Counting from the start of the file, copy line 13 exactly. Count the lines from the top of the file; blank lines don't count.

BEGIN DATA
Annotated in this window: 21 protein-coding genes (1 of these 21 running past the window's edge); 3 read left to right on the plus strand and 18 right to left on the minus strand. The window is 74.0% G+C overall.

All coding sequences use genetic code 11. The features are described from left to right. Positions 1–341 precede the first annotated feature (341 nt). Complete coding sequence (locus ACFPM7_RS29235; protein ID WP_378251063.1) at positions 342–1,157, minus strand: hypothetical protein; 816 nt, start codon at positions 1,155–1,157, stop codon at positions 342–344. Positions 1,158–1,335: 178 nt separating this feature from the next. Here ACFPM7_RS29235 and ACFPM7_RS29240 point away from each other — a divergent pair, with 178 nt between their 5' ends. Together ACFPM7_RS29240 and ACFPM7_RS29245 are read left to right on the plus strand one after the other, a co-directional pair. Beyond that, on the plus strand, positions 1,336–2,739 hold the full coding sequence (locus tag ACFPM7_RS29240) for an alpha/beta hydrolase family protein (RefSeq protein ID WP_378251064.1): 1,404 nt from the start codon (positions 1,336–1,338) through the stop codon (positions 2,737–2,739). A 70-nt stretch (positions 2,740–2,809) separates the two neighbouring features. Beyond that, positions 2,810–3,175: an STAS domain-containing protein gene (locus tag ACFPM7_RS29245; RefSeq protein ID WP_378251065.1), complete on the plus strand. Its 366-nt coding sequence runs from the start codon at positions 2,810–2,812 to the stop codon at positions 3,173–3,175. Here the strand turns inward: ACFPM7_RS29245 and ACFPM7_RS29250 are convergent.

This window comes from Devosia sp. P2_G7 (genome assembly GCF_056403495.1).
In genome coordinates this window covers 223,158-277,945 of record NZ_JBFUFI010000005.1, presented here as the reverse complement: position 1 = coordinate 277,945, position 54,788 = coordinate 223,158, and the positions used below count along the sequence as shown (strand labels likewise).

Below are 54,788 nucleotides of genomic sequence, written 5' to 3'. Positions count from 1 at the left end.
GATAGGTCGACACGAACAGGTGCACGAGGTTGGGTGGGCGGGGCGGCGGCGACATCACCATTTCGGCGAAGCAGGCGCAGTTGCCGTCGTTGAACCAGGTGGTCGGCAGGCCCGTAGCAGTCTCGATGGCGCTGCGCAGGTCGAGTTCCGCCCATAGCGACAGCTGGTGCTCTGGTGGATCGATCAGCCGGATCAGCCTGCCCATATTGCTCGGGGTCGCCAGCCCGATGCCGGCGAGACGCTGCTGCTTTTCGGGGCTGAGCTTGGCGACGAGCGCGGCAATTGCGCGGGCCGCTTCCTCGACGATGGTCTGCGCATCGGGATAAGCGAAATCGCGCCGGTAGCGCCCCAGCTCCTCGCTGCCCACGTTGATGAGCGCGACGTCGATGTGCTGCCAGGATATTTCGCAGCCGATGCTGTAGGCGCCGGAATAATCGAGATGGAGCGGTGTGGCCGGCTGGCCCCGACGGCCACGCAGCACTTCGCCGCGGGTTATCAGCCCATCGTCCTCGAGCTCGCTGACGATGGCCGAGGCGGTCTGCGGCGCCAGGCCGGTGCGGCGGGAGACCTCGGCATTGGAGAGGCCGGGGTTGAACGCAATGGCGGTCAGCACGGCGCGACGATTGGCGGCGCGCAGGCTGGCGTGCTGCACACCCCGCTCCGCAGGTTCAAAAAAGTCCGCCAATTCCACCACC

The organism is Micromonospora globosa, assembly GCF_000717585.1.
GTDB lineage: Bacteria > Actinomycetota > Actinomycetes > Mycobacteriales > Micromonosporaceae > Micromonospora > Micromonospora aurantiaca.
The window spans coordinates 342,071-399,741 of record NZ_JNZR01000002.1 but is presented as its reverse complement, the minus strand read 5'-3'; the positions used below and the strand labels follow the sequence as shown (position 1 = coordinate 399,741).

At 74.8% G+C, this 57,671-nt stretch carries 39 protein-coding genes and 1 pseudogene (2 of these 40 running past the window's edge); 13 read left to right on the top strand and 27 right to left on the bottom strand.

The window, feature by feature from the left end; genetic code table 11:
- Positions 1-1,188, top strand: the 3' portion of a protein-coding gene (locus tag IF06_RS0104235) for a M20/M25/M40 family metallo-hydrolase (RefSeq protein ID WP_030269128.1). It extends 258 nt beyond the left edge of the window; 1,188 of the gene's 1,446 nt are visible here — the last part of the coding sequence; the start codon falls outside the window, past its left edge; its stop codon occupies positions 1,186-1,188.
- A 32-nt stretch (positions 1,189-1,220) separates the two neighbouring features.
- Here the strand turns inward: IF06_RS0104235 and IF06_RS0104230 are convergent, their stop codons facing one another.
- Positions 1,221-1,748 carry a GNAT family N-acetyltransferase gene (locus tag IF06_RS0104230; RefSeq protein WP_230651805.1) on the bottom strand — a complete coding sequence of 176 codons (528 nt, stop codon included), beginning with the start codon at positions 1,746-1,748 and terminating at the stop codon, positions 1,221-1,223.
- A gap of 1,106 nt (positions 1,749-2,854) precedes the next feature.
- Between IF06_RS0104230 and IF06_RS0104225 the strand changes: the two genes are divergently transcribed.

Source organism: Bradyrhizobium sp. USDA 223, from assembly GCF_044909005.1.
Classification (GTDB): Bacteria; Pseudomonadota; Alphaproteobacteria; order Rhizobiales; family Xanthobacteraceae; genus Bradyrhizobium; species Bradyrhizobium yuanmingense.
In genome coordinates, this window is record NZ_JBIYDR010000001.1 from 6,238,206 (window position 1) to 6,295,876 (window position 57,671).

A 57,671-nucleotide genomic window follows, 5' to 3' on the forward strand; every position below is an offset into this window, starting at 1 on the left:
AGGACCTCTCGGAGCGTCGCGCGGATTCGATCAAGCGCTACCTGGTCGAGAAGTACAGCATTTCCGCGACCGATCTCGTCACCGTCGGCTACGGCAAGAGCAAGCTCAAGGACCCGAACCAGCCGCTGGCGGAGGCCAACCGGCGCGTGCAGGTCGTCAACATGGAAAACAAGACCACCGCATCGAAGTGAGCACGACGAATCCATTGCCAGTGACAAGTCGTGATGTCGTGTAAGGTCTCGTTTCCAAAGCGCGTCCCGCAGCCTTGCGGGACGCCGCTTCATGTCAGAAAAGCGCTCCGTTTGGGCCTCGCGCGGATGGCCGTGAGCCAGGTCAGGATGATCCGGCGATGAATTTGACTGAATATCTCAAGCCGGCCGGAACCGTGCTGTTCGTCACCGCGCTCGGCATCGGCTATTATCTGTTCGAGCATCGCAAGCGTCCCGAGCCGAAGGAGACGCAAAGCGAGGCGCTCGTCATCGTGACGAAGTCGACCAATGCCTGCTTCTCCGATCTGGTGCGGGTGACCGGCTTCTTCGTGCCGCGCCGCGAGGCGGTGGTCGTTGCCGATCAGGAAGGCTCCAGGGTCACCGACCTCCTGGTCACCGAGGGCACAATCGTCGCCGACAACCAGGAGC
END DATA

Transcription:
- A 32-nt stretch (positions 1,189-1,220) separates the two neighbouring features.